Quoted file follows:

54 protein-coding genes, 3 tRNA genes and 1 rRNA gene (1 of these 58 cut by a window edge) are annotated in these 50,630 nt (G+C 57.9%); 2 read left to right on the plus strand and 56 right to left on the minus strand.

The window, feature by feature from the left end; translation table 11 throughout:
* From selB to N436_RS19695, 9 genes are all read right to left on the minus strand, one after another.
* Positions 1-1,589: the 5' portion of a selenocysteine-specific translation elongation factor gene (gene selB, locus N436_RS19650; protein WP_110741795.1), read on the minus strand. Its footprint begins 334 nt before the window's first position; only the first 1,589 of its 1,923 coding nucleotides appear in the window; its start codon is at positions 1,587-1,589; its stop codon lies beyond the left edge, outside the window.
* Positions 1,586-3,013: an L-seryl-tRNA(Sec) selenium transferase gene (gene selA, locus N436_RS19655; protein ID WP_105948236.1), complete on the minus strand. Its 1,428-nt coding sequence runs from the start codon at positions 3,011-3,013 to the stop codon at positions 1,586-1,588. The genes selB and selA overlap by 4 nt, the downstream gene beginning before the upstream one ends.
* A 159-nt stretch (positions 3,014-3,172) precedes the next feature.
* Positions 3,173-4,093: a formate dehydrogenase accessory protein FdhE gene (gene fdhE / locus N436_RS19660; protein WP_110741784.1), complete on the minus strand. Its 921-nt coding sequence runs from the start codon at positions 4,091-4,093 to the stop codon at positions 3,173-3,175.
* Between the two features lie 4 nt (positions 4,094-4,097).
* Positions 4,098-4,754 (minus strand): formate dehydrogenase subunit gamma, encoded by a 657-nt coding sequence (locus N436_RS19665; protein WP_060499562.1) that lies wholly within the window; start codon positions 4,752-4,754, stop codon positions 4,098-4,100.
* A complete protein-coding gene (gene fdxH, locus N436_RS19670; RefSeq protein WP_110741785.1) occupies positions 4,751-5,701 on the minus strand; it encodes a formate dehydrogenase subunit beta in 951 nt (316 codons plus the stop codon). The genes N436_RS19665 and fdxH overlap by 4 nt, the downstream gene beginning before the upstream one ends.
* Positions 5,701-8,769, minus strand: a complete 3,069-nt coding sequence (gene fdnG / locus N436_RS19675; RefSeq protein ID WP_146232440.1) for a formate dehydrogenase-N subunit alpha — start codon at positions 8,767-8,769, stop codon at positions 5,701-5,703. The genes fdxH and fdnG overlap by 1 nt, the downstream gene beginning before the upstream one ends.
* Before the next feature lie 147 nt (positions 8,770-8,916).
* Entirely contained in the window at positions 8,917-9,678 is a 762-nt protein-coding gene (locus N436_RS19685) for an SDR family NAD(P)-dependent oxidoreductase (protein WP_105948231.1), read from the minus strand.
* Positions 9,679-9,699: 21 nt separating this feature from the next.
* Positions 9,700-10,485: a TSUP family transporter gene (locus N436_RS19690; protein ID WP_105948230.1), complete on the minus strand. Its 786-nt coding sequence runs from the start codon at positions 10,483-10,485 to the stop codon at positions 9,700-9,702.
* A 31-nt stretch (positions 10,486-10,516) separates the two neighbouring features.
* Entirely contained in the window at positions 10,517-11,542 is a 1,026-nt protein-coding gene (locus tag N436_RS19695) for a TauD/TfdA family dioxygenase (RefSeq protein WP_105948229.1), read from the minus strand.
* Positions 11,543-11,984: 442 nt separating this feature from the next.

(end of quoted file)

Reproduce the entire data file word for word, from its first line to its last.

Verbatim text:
54 protein-coding genes, 3 tRNA genes and 1 rRNA gene (1 of these 58 cut by a window edge) are annotated in these 50,630 nt (G+C 57.9%); 2 read left to right on the plus strand and 56 right to left on the minus strand.

The window, feature by feature from the left end; translation table 11 throughout:
* From selB to N436_RS19695, 9 genes are all read right to left on the minus strand, one after another.
* Positions 1-1,589: the 5' portion of a selenocysteine-specific translation elongation factor gene (gene selB, locus N436_RS19650; protein WP_110741795.1), read on the minus strand. Its footprint begins 334 nt before the window's first position; only the first 1,589 of its 1,923 coding nucleotides appear in the window; its start codon is at positions 1,587-1,589; its stop codon lies beyond the left edge, outside the window.
* Positions 1,586-3,013: an L-seryl-tRNA(Sec) selenium transferase gene (gene selA, locus N436_RS19655; protein ID WP_105948236.1), complete on the minus strand. Its 1,428-nt coding sequence runs from the start codon at positions 3,011-3,013 to the stop codon at positions 1,586-1,588. The genes selB and selA overlap by 4 nt, the downstream gene beginning before the upstream one ends.
* A 159-nt stretch (positions 3,014-3,172) precedes the next feature.
* Positions 3,173-4,093: a formate dehydrogenase accessory protein FdhE gene (gene fdhE / locus N436_RS19660; protein WP_110741784.1), complete on the minus strand. Its 921-nt coding sequence runs from the start codon at positions 4,091-4,093 to the stop codon at positions 3,173-3,175.
* Between the two features lie 4 nt (positions 4,094-4,097).
* Positions 4,098-4,754 (minus strand): formate dehydrogenase subunit gamma, encoded by a 657-nt coding sequence (locus N436_RS19665; protein WP_060499562.1) that lies wholly within the window; start codon positions 4,752-4,754, stop codon positions 4,098-4,100.
* A complete protein-coding gene (gene fdxH, locus N436_RS19670; RefSeq protein WP_110741785.1) occupies positions 4,751-5,701 on the minus strand; it encodes a formate dehydrogenase subunit beta in 951 nt (316 codons plus the stop codon). The genes N436_RS19665 and fdxH overlap by 4 nt, the downstream gene beginning before the upstream one ends.
* Positions 5,701-8,769, minus strand: a complete 3,069-nt coding sequence (gene fdnG / locus N436_RS19675; RefSeq protein ID WP_146232440.1) for a formate dehydrogenase-N subunit alpha — start codon at positions 8,767-8,769, stop codon at positions 5,701-5,703. The genes fdxH and fdnG overlap by 1 nt, the downstream gene beginning before the upstream one ends.
* Before the next feature lie 147 nt (positions 8,770-8,916).
* Entirely contained in the window at positions 8,917-9,678 is a 762-nt protein-coding gene (locus N436_RS19685) for an SDR family NAD(P)-dependent oxidoreductase (protein WP_105948231.1), read from the minus strand.
* Positions 9,679-9,699: 21 nt separating this feature from the next.
* Positions 9,700-10,485: a TSUP family transporter gene (locus N436_RS19690; protein ID WP_105948230.1), complete on the minus strand. Its 786-nt coding sequence runs from the start codon at positions 10,483-10,485 to the stop codon at positions 9,700-9,702.
* A 31-nt stretch (positions 10,486-10,516) separates the two neighbouring features.
* Entirely contained in the window at positions 10,517-11,542 is a 1,026-nt protein-coding gene (locus tag N436_RS19695) for a TauD/TfdA family dioxygenase (RefSeq protein WP_105948229.1), read from the minus strand.
* Positions 11,543-11,984: 442 nt separating this feature from the next.